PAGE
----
There's No More Working Class Heroes...

Funny story written by Jeremy Paxman

Saturday, 18 September 2010

image for There's No More Working Class Heroes...
Becase you're worth it.

Gone are the days I'm afraid when - for want of a better word - the 'poor' could be described as Working Class Heroes. Thanks to the celebrity obsessed "me-generation" -gone too are traditional values and a sense of community.

It's not just the little things like the classless slags who think it's okay to wear pyjamas to go to the shops or the scumbag hoodies who'd stab you for your loose change - it's more than that. It's a twisted sense of deserving, a lack of any true ambition (the only ambition many girls have these days is to be a WAG or a z-list celebrity and most 'deprived' males only aspire to be in a gang 'innit') and a fundamental shift in the expectations of the 'working class'.

Largely - over the last decade and a half (and partially thanks to a nanny state ran by Labour) - the gulf between working class and middle class has widened considerably. That's not because things have gotten worse for the working class, it's actually more the opposite given the minimum wage, overblown benefits system (where numerous work-shy and eternally unemployed ASBO families are literally given hundreds of thousands of pounds a year along with magnificent houses, flat screen TV's and Playstations) and increased opportunity in many areas. No, it's because the expectations of many of the working class have changed dramatically.

Allow me to explain. Most people from pleasant middle class backgrounds have traditionally taken a lot for granted. A decent house, a nice car, holidays every year, a nice bottle of wine from Waitrose. Therefore, it's always been the case that aspirationally, the next level for them in terms of the manifestation of greed has been a bigger house, a bigger car, more luxurious holidays, better wine etc. The bridge between middle class and wealthy is relatively a short one. Nowdays though, with the credit crunch hitting the middle classes the hardest, especially in terms of taxation, credit availability / repayment, jobs etc. the middle classes have had to curtail these relatively achievable ambitions. To their credit, the majority of the middle classes have now realigned their ambitions for what are quite simple and even noble things - paying off their credit cards, having just a weekend away, a second hand car, a secure job etc. The first part of my point therefore is that the middle classes generally have realistic ambitions and traditionally, they always have because the step to the next level has never been too unachievable, especially while there was a glut of credit available.

This leads us onto the working class. The poor. Not the truly poor like those in Africa for example. Their ambition is to secure their next meal. To avoid terminal disease. To see their children live past the age of 5. Give them a mansion or a sports car and they wouldn't know what to do with it, it's not even on their mental radar in terms of what they aspire to. They aspire only to survive. The working class though - or I should say a particular element of the working class who are more often the unemployed / unemployable class have entirely different - and wildly unrealistic - ambitions and expectations. For many of these people, they don't aspire to lift themselves out of poverty, to get a job, to get away to Majorca for a week. Oh no, they desire, nay demand that they deserve to be rich. Don't pass go, don't collect £200, no... I'll proceed directly to the Range Rover Sport please and I'll take the luxury house and big holidays to boot. They don't feel they just deserve to be able to buy a nice bottle of wine, they feel they deserve to be quaffing Cristal, they'll actually scoff at those people happily existing in the middle ground of poverty and wealth. I've seen these type of people get a few grand by whatever bit of fortune - often nefarious - and rather than showing any kind of prudence, they go out and buy a pair of Laboutins. They go out and blow £500 on champagne. They spend a grand on hair extensions or lip jobs or £500 pairs of jeans. These are a type of noveau riche. The type who if you offered them £500 to do a weeks graft would turn you down because they somehow feel they should get a million quid for doing nothing. We've created a society where they think this is easily achievable if they simply hang about in the right clubs and shag the right bloke or if they can steal it off someone else or if they can manipulate the benefits system. It's almost like the mentality of shoplifters or car thieves - those who think it's ok because the stores or individuals are insured without realising that they're pushing up costs for everyone else.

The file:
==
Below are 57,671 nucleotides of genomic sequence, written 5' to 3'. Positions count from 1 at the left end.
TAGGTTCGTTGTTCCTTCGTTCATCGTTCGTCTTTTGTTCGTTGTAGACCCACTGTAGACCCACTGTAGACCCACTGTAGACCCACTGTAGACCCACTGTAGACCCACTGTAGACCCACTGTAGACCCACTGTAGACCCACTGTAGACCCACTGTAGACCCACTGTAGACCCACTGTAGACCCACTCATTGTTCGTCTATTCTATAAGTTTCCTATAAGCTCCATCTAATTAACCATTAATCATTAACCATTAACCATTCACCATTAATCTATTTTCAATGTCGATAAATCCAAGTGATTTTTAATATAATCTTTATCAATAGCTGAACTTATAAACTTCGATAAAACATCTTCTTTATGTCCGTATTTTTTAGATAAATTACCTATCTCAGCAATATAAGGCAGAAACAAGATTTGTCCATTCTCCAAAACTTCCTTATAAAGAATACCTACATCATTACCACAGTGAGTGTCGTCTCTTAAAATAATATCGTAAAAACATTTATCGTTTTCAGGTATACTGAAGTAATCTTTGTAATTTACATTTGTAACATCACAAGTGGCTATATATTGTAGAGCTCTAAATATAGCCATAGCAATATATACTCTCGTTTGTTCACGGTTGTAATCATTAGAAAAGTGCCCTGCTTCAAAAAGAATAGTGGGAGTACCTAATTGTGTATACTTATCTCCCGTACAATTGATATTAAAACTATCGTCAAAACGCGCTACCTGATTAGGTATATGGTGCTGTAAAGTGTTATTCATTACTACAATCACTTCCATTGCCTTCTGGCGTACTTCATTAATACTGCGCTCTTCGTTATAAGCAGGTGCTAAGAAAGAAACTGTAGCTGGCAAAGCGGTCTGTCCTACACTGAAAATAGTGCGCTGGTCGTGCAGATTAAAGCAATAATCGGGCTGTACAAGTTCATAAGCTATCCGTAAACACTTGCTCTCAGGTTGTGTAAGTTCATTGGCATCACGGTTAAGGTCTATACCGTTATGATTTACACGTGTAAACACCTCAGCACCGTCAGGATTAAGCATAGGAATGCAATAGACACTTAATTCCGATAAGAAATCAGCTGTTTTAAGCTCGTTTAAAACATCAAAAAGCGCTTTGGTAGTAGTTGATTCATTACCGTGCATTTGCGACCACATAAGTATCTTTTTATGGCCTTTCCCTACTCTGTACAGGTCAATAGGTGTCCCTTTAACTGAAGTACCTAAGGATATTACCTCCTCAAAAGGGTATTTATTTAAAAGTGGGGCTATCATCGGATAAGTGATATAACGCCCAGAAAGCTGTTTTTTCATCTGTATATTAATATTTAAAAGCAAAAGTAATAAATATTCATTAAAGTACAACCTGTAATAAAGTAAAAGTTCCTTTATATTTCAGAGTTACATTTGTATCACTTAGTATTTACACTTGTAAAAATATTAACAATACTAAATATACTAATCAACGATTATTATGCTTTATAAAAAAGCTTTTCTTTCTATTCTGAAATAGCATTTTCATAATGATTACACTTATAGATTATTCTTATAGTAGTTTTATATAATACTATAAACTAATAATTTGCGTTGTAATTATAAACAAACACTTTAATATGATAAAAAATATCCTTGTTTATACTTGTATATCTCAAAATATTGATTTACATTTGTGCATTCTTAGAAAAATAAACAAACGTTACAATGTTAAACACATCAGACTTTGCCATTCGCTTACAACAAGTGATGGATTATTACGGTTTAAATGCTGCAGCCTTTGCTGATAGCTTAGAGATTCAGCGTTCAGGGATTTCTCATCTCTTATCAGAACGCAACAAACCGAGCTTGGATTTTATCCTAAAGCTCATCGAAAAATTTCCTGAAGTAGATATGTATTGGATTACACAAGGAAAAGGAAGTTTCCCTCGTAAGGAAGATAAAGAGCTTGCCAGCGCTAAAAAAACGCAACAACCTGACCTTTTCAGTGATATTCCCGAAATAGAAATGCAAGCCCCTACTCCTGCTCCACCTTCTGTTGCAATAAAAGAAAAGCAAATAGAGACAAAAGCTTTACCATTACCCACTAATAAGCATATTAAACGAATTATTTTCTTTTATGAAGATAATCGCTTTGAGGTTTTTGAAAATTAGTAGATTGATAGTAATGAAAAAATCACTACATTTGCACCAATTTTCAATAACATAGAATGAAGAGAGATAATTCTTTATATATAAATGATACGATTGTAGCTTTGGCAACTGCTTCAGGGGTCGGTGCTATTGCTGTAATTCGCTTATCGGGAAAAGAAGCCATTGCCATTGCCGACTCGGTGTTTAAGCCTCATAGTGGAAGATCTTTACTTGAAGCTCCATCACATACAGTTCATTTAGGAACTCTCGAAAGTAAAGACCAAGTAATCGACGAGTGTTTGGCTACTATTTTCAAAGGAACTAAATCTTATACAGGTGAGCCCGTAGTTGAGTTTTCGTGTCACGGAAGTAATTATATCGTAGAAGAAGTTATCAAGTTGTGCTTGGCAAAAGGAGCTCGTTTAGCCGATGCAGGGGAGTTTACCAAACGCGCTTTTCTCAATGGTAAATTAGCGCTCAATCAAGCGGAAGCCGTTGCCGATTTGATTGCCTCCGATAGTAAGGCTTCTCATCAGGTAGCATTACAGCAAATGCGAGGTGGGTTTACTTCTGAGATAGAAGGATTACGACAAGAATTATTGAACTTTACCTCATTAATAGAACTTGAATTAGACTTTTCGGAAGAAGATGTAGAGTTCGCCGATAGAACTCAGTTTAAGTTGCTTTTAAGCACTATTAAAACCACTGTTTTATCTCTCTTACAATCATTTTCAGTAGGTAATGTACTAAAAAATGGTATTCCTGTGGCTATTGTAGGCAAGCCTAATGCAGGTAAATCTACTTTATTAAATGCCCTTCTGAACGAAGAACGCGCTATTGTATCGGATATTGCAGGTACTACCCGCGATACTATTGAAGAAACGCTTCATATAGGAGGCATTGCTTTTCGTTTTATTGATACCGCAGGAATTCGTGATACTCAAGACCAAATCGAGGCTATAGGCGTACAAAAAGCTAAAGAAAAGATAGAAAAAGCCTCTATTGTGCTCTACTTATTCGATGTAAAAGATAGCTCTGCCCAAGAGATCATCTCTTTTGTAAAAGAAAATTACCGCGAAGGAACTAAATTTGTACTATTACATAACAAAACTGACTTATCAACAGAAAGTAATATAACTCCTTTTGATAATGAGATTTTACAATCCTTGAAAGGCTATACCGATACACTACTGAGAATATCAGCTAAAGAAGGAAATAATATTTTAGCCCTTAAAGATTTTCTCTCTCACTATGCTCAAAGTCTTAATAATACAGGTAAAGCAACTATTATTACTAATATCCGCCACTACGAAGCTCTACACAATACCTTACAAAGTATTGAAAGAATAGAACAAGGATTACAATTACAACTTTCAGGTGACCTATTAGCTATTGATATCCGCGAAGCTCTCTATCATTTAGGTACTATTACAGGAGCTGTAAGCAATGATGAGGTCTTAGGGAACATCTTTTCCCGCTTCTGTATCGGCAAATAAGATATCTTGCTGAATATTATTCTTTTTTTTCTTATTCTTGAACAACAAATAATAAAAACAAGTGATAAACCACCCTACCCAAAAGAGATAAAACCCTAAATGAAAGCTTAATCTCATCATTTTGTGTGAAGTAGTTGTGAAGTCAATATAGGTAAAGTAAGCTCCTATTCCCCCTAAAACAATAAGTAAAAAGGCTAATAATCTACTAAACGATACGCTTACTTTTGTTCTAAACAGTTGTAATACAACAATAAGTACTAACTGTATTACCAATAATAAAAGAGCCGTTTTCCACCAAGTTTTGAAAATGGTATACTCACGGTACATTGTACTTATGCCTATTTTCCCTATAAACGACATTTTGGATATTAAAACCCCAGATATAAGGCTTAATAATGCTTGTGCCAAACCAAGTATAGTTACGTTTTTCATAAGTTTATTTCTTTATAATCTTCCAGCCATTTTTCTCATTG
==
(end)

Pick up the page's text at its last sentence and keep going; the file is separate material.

The gulf between poverty and wealth is clearly much wider than it is between reasonably comfortable and wealthy yet there seems to be no middle ground for many of those working class people. They want to go from poverty to fame and fortune with no effort on their behalfs and they practically sneer at those who attempt to climb the ladder rung by rung.

I'm afraid these people don't deserve to be on the ladder. These aren't working class hero's, they're working class villains and class enemies of those genuine people who are poor but would work themselves to death 24 hours a day just to climb a single rung of the ladder.

This may not be a spoof but the joke is definitely on us. How do we get community back? How do we kill off celebrity culture? How do we halt the insidious tide of working class greed because that's what it is. It's not working class dreams anymore, it's middle class nightmares.

Answers on a postcard please.

The funny story above is a satire or parody. It is entirely fictitious.

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